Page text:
The list of psychic abilities has many different terms, but the ones commonly used in fiction are telepathy, telekinesis, teleportation, clairvoyance and precognition. Even before the overall term of "parapsychology" shifted over to "paranormal", mediums and communication with the dead was a trait that was felt to be more fantasy than science, but how well it was explained could shift the story into one or the other genre. In real life, psychics and mediums are still on television, but drama shows with psychics helping police departments have disappeared. Psychic telephone networks moved to the very very late night and seem to have faded from view. The Wikipedia entry for psychic mentioned a study in 2008 where neurological imaging was done to detect telepathy (which failed) and analyses (latest one done in 2011) of television mediums and how their shows are edited.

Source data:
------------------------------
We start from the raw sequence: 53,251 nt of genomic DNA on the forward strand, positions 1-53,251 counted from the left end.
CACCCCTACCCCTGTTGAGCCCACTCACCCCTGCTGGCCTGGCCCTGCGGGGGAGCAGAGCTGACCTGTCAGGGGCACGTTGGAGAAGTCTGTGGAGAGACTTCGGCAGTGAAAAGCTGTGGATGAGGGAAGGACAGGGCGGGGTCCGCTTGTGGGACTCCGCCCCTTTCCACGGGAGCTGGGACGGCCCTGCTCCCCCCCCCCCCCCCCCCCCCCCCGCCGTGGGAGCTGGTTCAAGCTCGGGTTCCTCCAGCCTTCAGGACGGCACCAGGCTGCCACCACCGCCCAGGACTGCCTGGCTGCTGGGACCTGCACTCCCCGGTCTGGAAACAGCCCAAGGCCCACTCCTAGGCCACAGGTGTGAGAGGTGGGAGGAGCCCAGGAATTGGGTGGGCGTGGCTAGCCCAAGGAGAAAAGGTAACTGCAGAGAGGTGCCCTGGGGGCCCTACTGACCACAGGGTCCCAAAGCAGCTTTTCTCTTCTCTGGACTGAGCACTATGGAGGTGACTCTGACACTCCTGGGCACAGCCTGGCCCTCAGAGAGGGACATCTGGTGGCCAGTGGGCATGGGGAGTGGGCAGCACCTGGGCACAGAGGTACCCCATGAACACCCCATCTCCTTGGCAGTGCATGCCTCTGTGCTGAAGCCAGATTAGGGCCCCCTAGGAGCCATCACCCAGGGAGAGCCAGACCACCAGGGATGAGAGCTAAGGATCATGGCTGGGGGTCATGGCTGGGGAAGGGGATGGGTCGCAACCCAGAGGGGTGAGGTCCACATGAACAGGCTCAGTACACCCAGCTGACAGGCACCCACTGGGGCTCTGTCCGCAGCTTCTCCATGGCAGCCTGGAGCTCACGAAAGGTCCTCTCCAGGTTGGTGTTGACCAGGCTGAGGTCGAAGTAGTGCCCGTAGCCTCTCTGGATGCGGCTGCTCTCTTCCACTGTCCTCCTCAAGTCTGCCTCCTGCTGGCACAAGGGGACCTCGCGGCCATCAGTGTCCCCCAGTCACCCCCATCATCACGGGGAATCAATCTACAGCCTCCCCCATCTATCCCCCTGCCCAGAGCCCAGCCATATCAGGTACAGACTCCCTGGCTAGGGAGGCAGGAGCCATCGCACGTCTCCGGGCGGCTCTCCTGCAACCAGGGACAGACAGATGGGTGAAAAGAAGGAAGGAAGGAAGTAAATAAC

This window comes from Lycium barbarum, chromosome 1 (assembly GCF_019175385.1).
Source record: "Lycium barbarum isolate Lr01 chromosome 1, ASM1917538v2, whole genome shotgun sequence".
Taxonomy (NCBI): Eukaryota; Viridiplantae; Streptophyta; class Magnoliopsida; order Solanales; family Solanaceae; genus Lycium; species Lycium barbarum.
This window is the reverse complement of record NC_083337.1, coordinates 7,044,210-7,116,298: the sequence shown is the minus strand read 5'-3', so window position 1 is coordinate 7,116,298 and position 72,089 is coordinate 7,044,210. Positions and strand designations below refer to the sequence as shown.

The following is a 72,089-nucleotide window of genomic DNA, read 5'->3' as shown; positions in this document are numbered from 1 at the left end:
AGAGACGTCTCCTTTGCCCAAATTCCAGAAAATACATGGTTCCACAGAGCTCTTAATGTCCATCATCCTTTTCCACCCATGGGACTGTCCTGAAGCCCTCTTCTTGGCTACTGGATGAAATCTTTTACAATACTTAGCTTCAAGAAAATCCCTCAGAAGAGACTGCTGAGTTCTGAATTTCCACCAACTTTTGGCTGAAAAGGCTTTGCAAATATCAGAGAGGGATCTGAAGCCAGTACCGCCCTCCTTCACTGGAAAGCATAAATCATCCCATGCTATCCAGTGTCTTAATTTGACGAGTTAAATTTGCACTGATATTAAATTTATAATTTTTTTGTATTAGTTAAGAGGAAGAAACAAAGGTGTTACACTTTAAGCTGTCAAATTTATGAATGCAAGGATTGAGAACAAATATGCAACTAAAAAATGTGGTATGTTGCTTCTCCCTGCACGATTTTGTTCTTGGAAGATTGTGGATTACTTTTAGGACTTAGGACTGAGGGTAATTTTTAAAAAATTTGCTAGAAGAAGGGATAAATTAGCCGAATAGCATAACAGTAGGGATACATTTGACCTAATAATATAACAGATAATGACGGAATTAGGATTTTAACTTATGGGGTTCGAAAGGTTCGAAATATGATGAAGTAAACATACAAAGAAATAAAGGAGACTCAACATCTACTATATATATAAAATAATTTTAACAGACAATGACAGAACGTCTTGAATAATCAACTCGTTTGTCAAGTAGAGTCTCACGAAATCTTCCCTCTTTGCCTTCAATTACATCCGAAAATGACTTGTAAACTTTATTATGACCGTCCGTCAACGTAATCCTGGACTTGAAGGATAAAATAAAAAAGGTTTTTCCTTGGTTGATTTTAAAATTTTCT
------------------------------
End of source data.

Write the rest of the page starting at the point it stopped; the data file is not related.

But back to ESP and psychic abilities in fiction. Various psychic abilities have been present in fantasy for a long time. The genres of "paranormal" and "urban fantasy" usually had those abilities labeled more as magic. Clairvoyance or precognition might require a crystal ball for focus, levitation may or may not need a wand, and teleportation (or apportation) would use a spell or magic portal. The terms used were not always the same between the genre, which was one way to distinguish them. Whether the story was categorized as fantasy or science fiction usually depended on the actual story itself and not just the inclusion of one element. I write stories with characters with psychic abilities. Some stories are fantasy with elves and wizards and an empath who can heal and some are stories about space-traveling agents who have psychic abilities as part of their job skills.
But at some point psychic abilities in a story stopped automatically tagging the story as "maybe" science fiction or fantasy and instead immediately moved the story into the realm of fantasy. I heard one author mention that her space opera (with space ships and numerous alien races) was labeled "space fantasy" because some of her characters had powerful ESP.